The Angels lost 90 games last season, then brought back the decorated Joe Maddon to be their new manager and splurged on a star third baseman in Anthony Rendon. They hope this is the year they finally reward Trout for his loyalty; the punishment levied against the division-rival Houston Astros for their sign-stealing methods should only help. But to even get to this point — to not do any meaningful winning around a player who makes you no worse than mediocre all by himself — is an outright travesty.

Below are 10 reasons why it has happened.

Pujols’ elusive prime

You should have seen Albert Pujols in his first spring training with the Angels. He was spry and light on his feet, lining pitches all over the field and looking very much like the greatest hitter on the planet. Then the regular season began, and Pujols went on a mystifying 27-game homerless drought. He recovered well enough to contribute solid numbers in 2012. But then plantar fasciitis ruined his 2013 season, and the player who emerged from that no longer resembled the titanic slugger from St. Louis. Pujols’ prime was gone — just like that. From the start of June to the end of August in 2012, Trout and Pujols combined to bat .336/.402/.617 with 41 home runs and 121 RBIs. It was the only period when their greatness truly intersected.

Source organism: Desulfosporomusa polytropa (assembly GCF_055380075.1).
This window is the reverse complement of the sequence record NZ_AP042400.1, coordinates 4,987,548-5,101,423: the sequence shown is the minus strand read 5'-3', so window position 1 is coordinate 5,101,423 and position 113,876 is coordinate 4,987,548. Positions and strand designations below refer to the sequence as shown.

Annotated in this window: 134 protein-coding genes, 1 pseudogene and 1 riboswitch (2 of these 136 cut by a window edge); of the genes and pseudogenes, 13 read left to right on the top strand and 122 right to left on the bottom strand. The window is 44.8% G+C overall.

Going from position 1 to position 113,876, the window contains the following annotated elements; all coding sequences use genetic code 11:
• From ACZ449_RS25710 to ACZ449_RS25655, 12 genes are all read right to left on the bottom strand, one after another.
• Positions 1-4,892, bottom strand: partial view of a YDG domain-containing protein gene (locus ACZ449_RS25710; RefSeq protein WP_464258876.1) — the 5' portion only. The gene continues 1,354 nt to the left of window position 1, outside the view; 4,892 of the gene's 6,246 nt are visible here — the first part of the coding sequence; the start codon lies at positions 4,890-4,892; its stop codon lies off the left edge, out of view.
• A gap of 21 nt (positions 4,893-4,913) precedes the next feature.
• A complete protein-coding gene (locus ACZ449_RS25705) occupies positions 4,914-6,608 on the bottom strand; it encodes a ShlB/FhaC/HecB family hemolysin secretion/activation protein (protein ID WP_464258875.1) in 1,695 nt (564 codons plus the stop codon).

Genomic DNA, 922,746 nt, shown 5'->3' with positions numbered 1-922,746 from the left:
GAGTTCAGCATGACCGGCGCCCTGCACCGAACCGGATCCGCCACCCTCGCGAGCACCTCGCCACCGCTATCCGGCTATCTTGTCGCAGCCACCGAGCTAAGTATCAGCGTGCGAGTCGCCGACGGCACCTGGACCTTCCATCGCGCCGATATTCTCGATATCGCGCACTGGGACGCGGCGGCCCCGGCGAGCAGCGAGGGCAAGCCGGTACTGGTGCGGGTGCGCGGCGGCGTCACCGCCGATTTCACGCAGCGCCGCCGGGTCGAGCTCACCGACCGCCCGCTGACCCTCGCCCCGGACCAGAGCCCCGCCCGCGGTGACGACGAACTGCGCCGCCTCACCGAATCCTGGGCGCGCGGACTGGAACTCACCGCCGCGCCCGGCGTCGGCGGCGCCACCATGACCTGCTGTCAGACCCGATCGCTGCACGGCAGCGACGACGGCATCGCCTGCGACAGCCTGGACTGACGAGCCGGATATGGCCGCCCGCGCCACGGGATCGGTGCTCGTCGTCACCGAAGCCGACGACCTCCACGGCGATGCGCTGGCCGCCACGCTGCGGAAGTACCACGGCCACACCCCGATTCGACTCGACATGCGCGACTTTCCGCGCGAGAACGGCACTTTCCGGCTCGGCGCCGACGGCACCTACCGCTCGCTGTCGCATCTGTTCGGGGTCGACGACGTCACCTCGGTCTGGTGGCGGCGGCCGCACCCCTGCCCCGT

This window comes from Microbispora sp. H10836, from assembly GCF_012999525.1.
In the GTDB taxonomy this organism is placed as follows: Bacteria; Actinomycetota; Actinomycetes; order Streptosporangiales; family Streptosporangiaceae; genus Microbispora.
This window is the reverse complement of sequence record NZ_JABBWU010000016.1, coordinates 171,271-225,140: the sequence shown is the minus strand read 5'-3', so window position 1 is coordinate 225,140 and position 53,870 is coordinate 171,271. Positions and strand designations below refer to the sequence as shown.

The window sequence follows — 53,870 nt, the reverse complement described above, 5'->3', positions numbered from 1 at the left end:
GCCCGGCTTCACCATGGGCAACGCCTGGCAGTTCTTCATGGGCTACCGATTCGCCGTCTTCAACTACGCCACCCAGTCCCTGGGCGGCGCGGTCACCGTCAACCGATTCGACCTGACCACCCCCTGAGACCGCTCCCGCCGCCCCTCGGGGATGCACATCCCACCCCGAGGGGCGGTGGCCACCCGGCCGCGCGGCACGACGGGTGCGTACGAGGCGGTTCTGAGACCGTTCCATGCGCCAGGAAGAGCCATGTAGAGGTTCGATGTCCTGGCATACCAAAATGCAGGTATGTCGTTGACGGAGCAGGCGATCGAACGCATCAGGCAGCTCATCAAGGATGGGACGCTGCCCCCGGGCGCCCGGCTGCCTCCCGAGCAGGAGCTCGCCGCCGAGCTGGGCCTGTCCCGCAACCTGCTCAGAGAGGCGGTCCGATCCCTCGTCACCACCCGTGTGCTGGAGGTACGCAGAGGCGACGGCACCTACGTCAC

Haren’s balky back

Most of the talk heading into the 2012 season centered on Pujols, but the Angels’ starting rotation seemed particularly formidable. C.J. Wilson, another coveted free agent, was added to a staff that already featured one of the game’s best rotation duos in Jered Weaver and Dan Haren. But Haren fell off precipitously in 2012. A back injury he suffered the previous summer materialized again during spring training and plagued him throughout the season, limiting Haren’s ability to finish pitches in the bottom of the strike zone as his ERA rose to 4.33. That led the Angels to trade for two months’ worth of Zack Greinke in July, which cost them a talented infield prospect named Jean Segura. And it helped keep a talented team out of the playoffs.